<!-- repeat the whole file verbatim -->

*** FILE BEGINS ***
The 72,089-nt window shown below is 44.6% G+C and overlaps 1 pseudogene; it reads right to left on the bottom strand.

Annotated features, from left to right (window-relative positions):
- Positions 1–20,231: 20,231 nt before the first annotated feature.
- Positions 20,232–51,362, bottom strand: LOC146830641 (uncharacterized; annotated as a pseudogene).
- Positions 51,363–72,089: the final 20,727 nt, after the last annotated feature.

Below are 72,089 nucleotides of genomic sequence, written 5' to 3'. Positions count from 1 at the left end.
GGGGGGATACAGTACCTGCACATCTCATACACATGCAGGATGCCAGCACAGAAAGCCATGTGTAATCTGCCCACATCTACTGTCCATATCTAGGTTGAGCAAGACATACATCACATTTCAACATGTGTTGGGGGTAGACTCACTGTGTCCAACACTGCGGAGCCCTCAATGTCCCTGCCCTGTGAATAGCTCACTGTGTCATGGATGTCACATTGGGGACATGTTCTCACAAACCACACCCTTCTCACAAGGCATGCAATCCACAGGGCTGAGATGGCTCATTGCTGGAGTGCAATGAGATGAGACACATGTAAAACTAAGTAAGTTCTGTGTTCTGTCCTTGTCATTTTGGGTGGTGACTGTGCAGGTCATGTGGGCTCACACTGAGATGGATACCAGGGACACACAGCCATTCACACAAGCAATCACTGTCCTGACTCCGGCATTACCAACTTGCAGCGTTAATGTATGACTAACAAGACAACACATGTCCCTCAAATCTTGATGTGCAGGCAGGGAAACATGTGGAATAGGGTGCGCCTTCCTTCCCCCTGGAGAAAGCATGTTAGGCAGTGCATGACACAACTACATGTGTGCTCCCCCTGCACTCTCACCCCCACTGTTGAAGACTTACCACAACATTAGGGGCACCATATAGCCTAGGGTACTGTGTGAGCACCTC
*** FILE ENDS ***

The 72,089-nt window shown below is 44.6% G+C and overlaps 1 pseudogene; it reads right to left on the bottom strand.

Annotated features, from left to right (window-relative positions):
- Positions 1–20,231: 20,231 nt before the first annotated feature.
- Positions 20,232–51,362, bottom strand: LOC146830641 (uncharacterized; annotated as a pseudogene).
- Positions 51,363–72,089: the final 20,727 nt, after the last annotated feature.

Below are 72,089 nucleotides of genomic sequence, written 5' to 3'. Positions count from 1 at the left end.
GGGGGGATACAGTACCTGCACATCTCATACACATGCAGGATGCCAGCACAGAAAGCCATGTGTAATCTGCCCACATCTACTGTCCATATCTAGGTTGAGCAAGACATACATCACATTTCAACATGTGTTGGGGGTAGACTCACTGTGTCCAACACTGCGGAGCCCTCAATGTCCCTGCCCTGTGAATAGCTCACTGTGTCATGGATGTCACATTGGGGACATGTTCTCACAAACCACACCCTTCTCACAAGGCATGCAATCCACAGGGCTGAGATGGCTCATTGCTGGAGTGCAATGAGATGAGACACATGTAAAACTAAGTAAGTTCTGTGTTCTGTCCTTGTCATTTTGGGTGGTGACTGTGCAGGTCATGTGGGCTCACACTGAGATGGATACCAGGGACACACAGCCATTCACACAAGCAATCACTGTCCTGACTCCGGCATTACCAACTTGCAGCGTTAATGTATGACTAACAAGACAACACATGTCCCTCAAATCTTGATGTGCAGGCAGGGAAACATGTGGAATAGGGTGCGCCTTCCTTCCCCCTGGAGAAAGCATGTTAGGCAGTGCATGACACAACTACATGTGTGCTCCCCCTGCACTCTCACCCCCACTGTTGAAGACTTACCACAACATTAGGGGCACCATATAGCCTAGGGTACTGTGTGAGCACCTC